Tuesday, July 6, 2010

Review: The Purity Myth (Jessica Valenti)

Image found at Goodreads

Publisher: Seal Press, 2010
Notes: I took this book out of the library.

A brief summary: "The United States is obsessed with virginity — from the media to schools to government agencies. In The Purity Myth Jessica Valenti argues that the country’s intense focus on chastity is damaging to young women. Through in-depth cultural and social analysis, Valenti reveals that powerful messaging on both extremes — ranging from abstinence curriculum to “Girls Gone Wild” infomercials — place a young woman’s worth entirely on her sexuality. Morals are therefore linked purely to sexual behavior, rather than values like honesty, kindness, and altruism. Valenti sheds light on the value — and hypocrisy — around the notion that girls remain virgin until they’re married by putting into context the historical question of purity, modern abstinence-only education, pornography, and public punishments for those who dare to have sex." (from Goodreads)

My thoughts: I read this book in a day, because I couldn't put it down. I'm not someone who usually stands up and declares herself a feminist, but the issues that Valenti covers in her book really got me thinking. Here is one such example:
"The desirable virgin is sexy but not sexual. She's young, white, and skinny. She's a cheerleader, a baby sitter; she's accessible and eager to please (remember those ethics of passivity!). She's never a woman of color. She's never a low-income girl or a fat girl. She's never disabled. 'Virgin' is a designation for those who meet a certain standard of what women, especially younger women, are supposed to look like. As for how these young women are supposed to act? A blank slate is best." (p. 30)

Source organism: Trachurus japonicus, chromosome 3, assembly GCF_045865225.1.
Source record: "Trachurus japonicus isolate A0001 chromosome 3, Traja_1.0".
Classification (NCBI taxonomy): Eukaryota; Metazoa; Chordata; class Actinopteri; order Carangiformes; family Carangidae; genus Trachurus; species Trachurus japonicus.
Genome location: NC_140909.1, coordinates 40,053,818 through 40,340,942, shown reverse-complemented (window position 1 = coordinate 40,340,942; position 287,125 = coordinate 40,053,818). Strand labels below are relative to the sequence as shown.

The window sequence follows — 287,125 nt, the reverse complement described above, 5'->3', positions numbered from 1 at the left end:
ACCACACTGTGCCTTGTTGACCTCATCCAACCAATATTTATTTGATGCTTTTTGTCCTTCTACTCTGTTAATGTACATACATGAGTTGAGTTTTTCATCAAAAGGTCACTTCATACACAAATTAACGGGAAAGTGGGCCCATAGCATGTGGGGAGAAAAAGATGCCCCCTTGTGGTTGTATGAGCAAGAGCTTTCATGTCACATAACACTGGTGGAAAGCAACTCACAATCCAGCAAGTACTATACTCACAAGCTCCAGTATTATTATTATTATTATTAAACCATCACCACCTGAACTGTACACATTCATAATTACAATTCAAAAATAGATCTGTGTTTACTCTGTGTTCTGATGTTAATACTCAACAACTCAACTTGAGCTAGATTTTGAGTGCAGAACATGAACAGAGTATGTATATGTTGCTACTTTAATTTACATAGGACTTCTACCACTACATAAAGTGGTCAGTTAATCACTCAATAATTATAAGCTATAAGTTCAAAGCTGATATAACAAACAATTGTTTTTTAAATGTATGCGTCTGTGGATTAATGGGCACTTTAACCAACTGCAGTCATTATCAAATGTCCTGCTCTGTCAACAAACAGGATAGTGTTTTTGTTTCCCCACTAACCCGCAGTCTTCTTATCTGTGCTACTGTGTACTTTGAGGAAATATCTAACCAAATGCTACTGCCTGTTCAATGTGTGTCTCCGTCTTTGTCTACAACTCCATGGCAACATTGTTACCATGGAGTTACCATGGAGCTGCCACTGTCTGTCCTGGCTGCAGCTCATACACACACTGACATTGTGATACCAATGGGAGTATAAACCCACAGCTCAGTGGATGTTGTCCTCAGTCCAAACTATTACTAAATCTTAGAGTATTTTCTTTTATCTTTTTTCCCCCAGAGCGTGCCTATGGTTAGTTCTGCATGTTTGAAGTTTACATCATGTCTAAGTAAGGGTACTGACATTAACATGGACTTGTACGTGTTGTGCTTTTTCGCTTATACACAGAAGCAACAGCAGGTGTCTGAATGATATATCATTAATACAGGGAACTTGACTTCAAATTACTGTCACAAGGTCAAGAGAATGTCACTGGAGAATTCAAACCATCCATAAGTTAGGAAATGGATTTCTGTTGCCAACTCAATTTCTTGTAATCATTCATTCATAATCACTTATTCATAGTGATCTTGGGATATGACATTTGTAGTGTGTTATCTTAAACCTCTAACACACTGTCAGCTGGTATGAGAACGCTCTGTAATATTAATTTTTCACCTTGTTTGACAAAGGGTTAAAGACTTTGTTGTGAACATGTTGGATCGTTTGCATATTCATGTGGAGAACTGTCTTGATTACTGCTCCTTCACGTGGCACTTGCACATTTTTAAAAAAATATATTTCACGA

Valenti has a strong voice, citing statistics and facts with ease—but without getting overly technical. She reminds us that this obsession with virginity is connected to submission and youth, with a renewed interest in keeping women under thumb. But virginity in our contemporary society has become a commodity, with the commercialization of abstinence balls and virginity vouchers. How can we make virginity into a commodity, though, when there's no actual definition for it? Valenti's discussion of the definition of virginity—or lack thereof—is especially interesting.

One theme that I noticed in this book was this interesting dichotomy between clean and dirty, good and bad. While this is a common thread throughout history, it makes me wonder if this focus on ordering the world (to give it meaning) emerges out of the post-materialist world.

I agree with Valenti that it's extremely worrying that teenagers receiving abstinence-only sexual education are unprepared for their sexual relations and lack any sexual health knowledge. As Valenti remarks, teenagers with abstinence-only sex ed are still having sex. But they're also not using condoms, believing them to be ineffective, or any other forms of birth control. This problem of misinformation is rampant and worrying.

Valenti argues that despite the virginity movement's obsession with "hookup culture," it's not as widespread as one might be led to believe. Young women are still dating, getting married, and having children. She says, "It's just another figment of the virginity movement's very active (and sexually obsessed) imagination. It's telling Americans what they want to hear—salacious stories about young girls having lots and lots of sex—under the rhetoric of helping women." (p. 60)